It's worth noting, too, that comic fandom’s history is primarily the work of white males in the United States. The U.S. had arguably the best cultural resources to develop fandom in the first place and Caucasian men tended to exercise their authority almost to the exclusivity of others.

I wasn’t selected to be on the nominating committee of the Alley Awards. Don and I had been in the field the same length of time, had the same input, and Don was on the committee and I wasn’t. And I said, “Hm. Interesting.”
—Maggie Thompson, The Golden Age of Comic Fandom

Though I’ve tried to ensure some measure of parity throughout the book, much of what’s written here is reflective of what’s available; that is to say that what this book might lack in balance is due, at least in part, to a lack of balance in both the comic industry and fandom on the whole.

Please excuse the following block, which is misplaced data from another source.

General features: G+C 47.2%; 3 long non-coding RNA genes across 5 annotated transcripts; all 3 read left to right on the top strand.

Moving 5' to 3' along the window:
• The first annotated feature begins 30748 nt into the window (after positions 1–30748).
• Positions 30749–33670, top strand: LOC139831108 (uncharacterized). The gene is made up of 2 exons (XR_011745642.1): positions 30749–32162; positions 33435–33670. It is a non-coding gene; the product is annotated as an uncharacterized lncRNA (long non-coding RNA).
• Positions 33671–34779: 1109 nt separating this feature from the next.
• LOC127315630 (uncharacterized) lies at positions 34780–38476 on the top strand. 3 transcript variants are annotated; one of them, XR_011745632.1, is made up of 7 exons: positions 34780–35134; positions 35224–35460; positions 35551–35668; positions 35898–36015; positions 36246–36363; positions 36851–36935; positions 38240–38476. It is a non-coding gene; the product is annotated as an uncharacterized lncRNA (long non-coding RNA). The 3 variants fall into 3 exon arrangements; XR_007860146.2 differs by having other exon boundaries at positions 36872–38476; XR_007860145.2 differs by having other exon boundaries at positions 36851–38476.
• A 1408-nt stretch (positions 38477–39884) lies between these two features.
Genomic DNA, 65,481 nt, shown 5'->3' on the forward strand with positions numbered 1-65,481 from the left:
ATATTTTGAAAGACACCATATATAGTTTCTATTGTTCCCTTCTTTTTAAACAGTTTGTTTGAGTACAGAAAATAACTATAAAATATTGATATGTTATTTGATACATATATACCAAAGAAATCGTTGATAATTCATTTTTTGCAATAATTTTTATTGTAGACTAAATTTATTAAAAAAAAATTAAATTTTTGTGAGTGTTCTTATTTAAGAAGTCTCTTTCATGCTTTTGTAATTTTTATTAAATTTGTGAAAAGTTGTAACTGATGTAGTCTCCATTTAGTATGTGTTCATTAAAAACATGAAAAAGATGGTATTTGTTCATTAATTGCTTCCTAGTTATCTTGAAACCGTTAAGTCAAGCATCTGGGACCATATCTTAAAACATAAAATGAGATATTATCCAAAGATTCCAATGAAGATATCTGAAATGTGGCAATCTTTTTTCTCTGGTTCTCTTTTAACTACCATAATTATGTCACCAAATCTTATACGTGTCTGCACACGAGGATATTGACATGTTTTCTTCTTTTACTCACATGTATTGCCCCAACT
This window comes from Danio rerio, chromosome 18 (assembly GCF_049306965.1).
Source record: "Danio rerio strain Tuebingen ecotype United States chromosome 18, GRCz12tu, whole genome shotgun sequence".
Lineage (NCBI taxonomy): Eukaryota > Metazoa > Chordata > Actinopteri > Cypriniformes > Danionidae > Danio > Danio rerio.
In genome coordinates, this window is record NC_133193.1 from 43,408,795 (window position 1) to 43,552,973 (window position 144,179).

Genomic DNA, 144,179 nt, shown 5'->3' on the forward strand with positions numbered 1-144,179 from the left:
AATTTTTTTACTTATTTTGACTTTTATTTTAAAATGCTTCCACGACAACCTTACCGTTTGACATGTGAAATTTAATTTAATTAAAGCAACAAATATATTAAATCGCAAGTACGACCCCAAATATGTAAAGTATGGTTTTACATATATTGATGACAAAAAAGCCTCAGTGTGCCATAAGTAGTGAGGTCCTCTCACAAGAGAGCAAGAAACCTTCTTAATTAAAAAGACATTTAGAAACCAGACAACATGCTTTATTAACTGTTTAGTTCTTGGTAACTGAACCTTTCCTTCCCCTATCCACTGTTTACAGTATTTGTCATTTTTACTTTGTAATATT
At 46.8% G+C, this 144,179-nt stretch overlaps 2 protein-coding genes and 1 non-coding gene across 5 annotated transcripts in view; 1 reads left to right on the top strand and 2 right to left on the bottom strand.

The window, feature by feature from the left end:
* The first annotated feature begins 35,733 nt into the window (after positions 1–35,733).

Fans of one type or another have been around since people began having enough time to think about something more than survival. But the type of fandom that comic fans might begin to recognize as something similar to our own began in the pages of Hugo Gernsback’s publication Amazing Stories. In 1926, he began the magazine as the first one devoted entirely to science fiction. The following year, he instituted a regular letter column called “Discussions” and published the names and addresses of those people whose letters he published. This provided science fiction fans with their first opportunity to speak with other fans. Amazing’s manager editor, David Lasser, saw the significance of fans being able to connect with one another and used his position to help launch the Scienceers, science fiction’s first formal fan club, in 1929. The following year saw science fiction’s first fanzine, The Comet (later renamed Cosmology).